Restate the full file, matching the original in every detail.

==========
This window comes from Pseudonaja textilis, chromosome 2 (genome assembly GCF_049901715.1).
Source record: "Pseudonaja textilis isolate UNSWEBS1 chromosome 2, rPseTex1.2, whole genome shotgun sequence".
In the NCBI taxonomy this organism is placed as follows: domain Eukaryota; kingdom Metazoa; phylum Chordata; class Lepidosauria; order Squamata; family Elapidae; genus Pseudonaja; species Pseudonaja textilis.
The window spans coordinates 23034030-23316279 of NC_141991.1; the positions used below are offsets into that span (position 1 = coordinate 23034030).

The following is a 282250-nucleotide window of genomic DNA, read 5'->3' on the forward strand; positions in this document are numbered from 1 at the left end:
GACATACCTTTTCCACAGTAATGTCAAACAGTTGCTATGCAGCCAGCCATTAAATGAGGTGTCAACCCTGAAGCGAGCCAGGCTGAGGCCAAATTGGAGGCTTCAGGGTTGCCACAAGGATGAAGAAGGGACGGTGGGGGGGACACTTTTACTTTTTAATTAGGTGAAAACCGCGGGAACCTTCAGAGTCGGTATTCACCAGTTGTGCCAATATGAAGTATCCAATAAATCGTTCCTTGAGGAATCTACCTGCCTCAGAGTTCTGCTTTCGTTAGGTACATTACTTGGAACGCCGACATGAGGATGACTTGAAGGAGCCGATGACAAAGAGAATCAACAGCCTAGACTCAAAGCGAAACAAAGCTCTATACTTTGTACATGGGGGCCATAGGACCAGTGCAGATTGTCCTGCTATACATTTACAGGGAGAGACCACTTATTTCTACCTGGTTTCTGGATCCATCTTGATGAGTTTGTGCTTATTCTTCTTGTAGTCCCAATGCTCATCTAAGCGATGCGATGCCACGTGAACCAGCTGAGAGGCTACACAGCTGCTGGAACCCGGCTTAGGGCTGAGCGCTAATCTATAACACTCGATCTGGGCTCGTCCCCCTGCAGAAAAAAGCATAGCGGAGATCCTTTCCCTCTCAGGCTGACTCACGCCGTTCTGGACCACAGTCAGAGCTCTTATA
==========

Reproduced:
This window comes from Pseudonaja textilis, chromosome 2 (genome assembly GCF_049901715.1).
Source record: "Pseudonaja textilis isolate UNSWEBS1 chromosome 2, rPseTex1.2, whole genome shotgun sequence".
In the NCBI taxonomy this organism is placed as follows: domain Eukaryota; kingdom Metazoa; phylum Chordata; class Lepidosauria; order Squamata; family Elapidae; genus Pseudonaja; species Pseudonaja textilis.
The window spans coordinates 23034030-23316279 of NC_141991.1; the positions used below are offsets into that span (position 1 = coordinate 23034030).

The following is a 282250-nucleotide window of genomic DNA, read 5'->3' on the forward strand; positions in this document are numbered from 1 at the left end:
GACATACCTTTTCCACAGTAATGTCAAACAGTTGCTATGCAGCCAGCCATTAAATGAGGTGTCAACCCTGAAGCGAGCCAGGCTGAGGCCAAATTGGAGGCTTCAGGGTTGCCACAAGGATGAAGAAGGGACGGTGGGGGGGACACTTTTACTTTTTAATTAGGTGAAAACCGCGGGAACCTTCAGAGTCGGTATTCACCAGTTGTGCCAATATGAAGTATCCAATAAATCGTTCCTTGAGGAATCTACCTGCCTCAGAGTTCTGCTTTCGTTAGGTACATTACTTGGAACGCCGACATGAGGATGACTTGAAGGAGCCGATGACAAAGAGAATCAACAGCCTAGACTCAAAGCGAAACAAAGCTCTATACTTTGTACATGGGGGCCATAGGACCAGTGCAGATTGTCCTGCTATACATTTACAGGGAGAGACCACTTATTTCTACCTGGTTTCTGGATCCATCTTGATGAGTTTGTGCTTATTCTTCTTGTAGTCCCAATGCTCATCTAAGCGATGCGATGCCACGTGAACCAGCTGAGAGGCTACACAGCTGCTGGAACCCGGCTTAGGGCTGAGCGCTAATCTATAACACTCGATCTGGGCTCGTCCCCCTGCAGAAAAAAGCATAGCGGAGATCCTTTCCCTCTCAGGCTGACTCACGCCGTTCTGGACCACAGTCAGAGCTCTTATA